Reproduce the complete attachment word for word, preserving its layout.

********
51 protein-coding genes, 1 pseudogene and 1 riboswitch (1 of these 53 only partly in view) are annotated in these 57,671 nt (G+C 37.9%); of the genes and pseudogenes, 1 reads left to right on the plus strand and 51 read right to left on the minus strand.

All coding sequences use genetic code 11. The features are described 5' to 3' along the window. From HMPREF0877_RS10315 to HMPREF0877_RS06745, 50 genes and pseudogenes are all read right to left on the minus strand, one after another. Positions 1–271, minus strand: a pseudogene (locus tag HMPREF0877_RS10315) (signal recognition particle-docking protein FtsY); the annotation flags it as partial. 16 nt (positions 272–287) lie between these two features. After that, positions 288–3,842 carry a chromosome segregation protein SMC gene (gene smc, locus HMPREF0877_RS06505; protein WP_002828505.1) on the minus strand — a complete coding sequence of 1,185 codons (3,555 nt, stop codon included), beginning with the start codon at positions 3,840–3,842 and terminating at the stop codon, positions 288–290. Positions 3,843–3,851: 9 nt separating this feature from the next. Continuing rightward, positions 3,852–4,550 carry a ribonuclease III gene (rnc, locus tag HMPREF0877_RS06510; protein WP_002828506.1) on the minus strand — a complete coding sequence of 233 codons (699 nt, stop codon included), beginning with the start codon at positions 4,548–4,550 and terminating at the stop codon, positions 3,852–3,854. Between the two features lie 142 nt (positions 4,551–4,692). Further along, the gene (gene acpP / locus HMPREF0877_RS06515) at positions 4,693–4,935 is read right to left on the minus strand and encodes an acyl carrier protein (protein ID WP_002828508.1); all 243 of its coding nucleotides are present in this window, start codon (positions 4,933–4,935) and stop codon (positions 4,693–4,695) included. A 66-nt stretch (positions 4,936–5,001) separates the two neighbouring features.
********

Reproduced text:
51 protein-coding genes, 1 pseudogene and 1 riboswitch (1 of these 53 only partly in view) are annotated in these 57,671 nt (G+C 37.9%); of the genes and pseudogenes, 1 reads left to right on the plus strand and 51 read right to left on the minus strand.

All coding sequences use genetic code 11. The features are described 5' to 3' along the window. From HMPREF0877_RS10315 to HMPREF0877_RS06745, 50 genes and pseudogenes are all read right to left on the minus strand, one after another. Positions 1–271, minus strand: a pseudogene (locus tag HMPREF0877_RS10315) (signal recognition particle-docking protein FtsY); the annotation flags it as partial. 16 nt (positions 272–287) lie between these two features. After that, positions 288–3,842 carry a chromosome segregation protein SMC gene (gene smc, locus HMPREF0877_RS06505; protein WP_002828505.1) on the minus strand — a complete coding sequence of 1,185 codons (3,555 nt, stop codon included), beginning with the start codon at positions 3,840–3,842 and terminating at the stop codon, positions 288–290. Positions 3,843–3,851: 9 nt separating this feature from the next. Continuing rightward, positions 3,852–4,550 carry a ribonuclease III gene (rnc, locus tag HMPREF0877_RS06510; protein WP_002828506.1) on the minus strand — a complete coding sequence of 233 codons (699 nt, stop codon included), beginning with the start codon at positions 4,548–4,550 and terminating at the stop codon, positions 3,852–3,854. Between the two features lie 142 nt (positions 4,551–4,692). Further along, the gene (gene acpP / locus HMPREF0877_RS06515) at positions 4,693–4,935 is read right to left on the minus strand and encodes an acyl carrier protein (protein ID WP_002828508.1); all 243 of its coding nucleotides are present in this window, start codon (positions 4,933–4,935) and stop codon (positions 4,693–4,695) included. A 66-nt stretch (positions 4,936–5,001) separates the two neighbouring features.